The breakfast bustle is in full swing at Conshohocken Cafe and the waitresses bounce from table to table - chatting, refilling coffee, clearing plates. When they step into the kitchen, it's only to fetch orders, not put them in. In fact, you won't even find pads and pens at the cafe. Staffers key in orders on iPods and iPads linked to the kitchen through the cafe's WiFi network. SEE VIDEO Meanwhile, from anywhere in the world, the owners use their iPads to monitor the operation - seeing which tables are turning over when, and noting that, say, cheese omelets are the day's best seller.
NEWS
November 8, 2011 | By Jonathan J. Cooper, Associated Press
SALEM, Ore. - Oregon was first in the nation to have all residents vote by mail. Now it's pioneering another idea: Vote by iPad. Voters in five counties are filling out and returning their mail-in ballots for a Tuesday special primary election to replace former U.S. Rep. David Wu, who resigned after a sex scandal. A handful will mark their ballots not with a pen but with the tip of their finger. It's the latest attempt at using new technology to help voters with disabilities cast ballots privately.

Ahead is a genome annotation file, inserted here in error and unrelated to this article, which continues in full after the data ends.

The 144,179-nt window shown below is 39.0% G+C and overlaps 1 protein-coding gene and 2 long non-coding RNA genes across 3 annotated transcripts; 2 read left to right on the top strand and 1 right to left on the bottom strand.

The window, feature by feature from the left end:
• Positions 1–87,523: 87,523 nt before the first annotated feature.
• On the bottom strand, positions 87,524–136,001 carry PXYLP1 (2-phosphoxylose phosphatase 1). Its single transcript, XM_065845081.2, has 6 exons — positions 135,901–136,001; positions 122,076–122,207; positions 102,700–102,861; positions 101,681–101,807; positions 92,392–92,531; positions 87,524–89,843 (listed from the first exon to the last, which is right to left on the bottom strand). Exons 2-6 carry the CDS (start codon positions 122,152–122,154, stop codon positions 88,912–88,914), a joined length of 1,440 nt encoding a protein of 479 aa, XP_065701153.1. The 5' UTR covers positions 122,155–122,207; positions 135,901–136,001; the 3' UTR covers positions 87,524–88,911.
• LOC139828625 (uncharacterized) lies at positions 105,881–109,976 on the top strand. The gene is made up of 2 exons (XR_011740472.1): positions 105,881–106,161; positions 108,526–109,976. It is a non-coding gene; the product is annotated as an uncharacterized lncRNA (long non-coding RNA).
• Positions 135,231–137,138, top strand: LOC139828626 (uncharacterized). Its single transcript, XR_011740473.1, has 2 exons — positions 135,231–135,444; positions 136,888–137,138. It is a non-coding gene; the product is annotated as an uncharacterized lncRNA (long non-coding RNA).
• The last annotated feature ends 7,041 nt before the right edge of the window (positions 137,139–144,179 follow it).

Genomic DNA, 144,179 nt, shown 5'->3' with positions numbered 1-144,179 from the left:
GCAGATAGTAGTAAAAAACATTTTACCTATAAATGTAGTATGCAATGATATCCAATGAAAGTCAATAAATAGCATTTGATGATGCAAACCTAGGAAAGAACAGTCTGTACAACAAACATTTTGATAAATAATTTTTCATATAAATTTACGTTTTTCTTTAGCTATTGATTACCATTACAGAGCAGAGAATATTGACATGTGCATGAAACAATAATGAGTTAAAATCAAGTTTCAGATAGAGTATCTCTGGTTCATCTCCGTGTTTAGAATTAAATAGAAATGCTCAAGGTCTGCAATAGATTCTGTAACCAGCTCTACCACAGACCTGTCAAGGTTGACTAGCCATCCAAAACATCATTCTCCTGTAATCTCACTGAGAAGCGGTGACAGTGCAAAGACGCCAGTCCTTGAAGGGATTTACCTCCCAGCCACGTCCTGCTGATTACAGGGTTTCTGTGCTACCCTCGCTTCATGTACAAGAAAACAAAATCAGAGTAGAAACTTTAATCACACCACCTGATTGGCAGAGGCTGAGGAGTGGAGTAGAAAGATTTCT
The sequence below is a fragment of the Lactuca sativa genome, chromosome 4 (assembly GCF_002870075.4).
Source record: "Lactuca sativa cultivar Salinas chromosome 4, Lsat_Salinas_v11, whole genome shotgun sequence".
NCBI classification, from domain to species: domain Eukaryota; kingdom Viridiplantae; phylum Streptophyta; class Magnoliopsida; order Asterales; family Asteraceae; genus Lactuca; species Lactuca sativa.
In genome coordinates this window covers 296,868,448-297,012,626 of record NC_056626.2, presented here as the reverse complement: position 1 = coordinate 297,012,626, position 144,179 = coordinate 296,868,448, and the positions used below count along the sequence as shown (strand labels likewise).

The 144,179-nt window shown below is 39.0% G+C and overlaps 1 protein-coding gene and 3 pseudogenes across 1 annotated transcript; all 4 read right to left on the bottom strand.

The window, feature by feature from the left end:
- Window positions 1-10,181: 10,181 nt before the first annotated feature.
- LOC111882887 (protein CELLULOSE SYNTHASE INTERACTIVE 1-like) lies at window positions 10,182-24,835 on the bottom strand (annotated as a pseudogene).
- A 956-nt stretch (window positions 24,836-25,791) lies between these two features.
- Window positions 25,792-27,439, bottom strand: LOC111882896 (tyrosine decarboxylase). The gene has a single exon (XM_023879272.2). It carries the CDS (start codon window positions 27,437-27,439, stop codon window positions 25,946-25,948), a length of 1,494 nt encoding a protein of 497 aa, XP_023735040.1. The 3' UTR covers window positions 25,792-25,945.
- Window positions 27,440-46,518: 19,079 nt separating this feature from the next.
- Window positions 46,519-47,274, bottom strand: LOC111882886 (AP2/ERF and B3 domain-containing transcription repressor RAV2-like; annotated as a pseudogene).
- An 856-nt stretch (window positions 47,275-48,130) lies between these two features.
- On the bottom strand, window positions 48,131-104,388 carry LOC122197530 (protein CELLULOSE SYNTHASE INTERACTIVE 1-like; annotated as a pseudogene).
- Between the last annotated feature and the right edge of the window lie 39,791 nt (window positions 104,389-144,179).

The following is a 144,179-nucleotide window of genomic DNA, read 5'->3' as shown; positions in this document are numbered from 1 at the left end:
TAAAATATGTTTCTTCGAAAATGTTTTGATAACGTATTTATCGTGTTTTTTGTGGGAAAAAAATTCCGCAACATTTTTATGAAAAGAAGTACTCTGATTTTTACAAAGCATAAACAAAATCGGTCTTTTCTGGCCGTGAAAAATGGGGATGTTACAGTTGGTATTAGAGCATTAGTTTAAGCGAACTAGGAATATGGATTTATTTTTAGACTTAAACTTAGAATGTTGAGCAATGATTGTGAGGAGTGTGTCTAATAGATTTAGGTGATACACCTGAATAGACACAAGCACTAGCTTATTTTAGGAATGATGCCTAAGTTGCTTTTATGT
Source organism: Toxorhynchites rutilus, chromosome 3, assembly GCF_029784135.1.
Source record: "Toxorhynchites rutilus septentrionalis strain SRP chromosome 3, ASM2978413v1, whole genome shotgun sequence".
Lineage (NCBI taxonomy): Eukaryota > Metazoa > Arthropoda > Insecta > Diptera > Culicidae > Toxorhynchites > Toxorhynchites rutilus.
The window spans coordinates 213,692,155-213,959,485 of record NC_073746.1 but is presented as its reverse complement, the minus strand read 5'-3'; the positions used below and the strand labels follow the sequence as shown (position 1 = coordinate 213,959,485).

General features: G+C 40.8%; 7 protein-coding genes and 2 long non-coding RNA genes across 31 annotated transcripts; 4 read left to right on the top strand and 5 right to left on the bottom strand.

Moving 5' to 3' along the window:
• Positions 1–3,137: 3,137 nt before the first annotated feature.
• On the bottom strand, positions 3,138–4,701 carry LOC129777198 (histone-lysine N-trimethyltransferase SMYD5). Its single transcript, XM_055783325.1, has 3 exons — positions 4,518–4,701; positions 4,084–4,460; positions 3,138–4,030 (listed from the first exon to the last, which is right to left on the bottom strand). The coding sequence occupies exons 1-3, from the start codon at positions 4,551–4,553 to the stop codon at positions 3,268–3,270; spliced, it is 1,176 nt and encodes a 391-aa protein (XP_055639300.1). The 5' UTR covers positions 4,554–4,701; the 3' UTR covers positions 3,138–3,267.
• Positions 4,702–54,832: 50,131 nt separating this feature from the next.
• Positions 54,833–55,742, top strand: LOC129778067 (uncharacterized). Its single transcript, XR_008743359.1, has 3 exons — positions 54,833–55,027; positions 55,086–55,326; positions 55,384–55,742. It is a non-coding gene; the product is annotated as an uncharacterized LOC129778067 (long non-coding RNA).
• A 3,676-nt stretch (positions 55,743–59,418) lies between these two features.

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TRAVEL
July 25, 2016
Q: I recently took a seven­day trip to the national parks in the Florida Keys with Road Scholar. Travel insurance was included in the price of the trip. Road Scholar contracted out the trip to a tour operator in Orlando, which provided the vans and tour guides. On the last stop of our trip before heading to Miami airport, at Biscayne National Park in Homestead, we were advised by our guides that it was OK to leave our carry­ons in the vans. When we returned to our van, it had been broken into, and several of us had lost our bags.
BUSINESS
June 27, 2016 | By Suzette Parmley, Staff Writer
Can a sweet treat and tech savvy combine to boost profits? Cinnabon thinks so. The company plans to open its 10th store in the region at the newly remodeled Philadelphia Mills mall in Northeast Philadelphia come fall. Here's the hook: When it opens in October, it'll be one of the first in the Cinnabon chain to feature the Revel Systems iPad POS. By using an iPad interface, a customer has different ways to pay for an order - by cash, credit card, or Apple Pay - and can easily sign with a finger directly on the screen.
BUSINESS
March 23, 2016 | By Jonathan Takiff, Staff Writer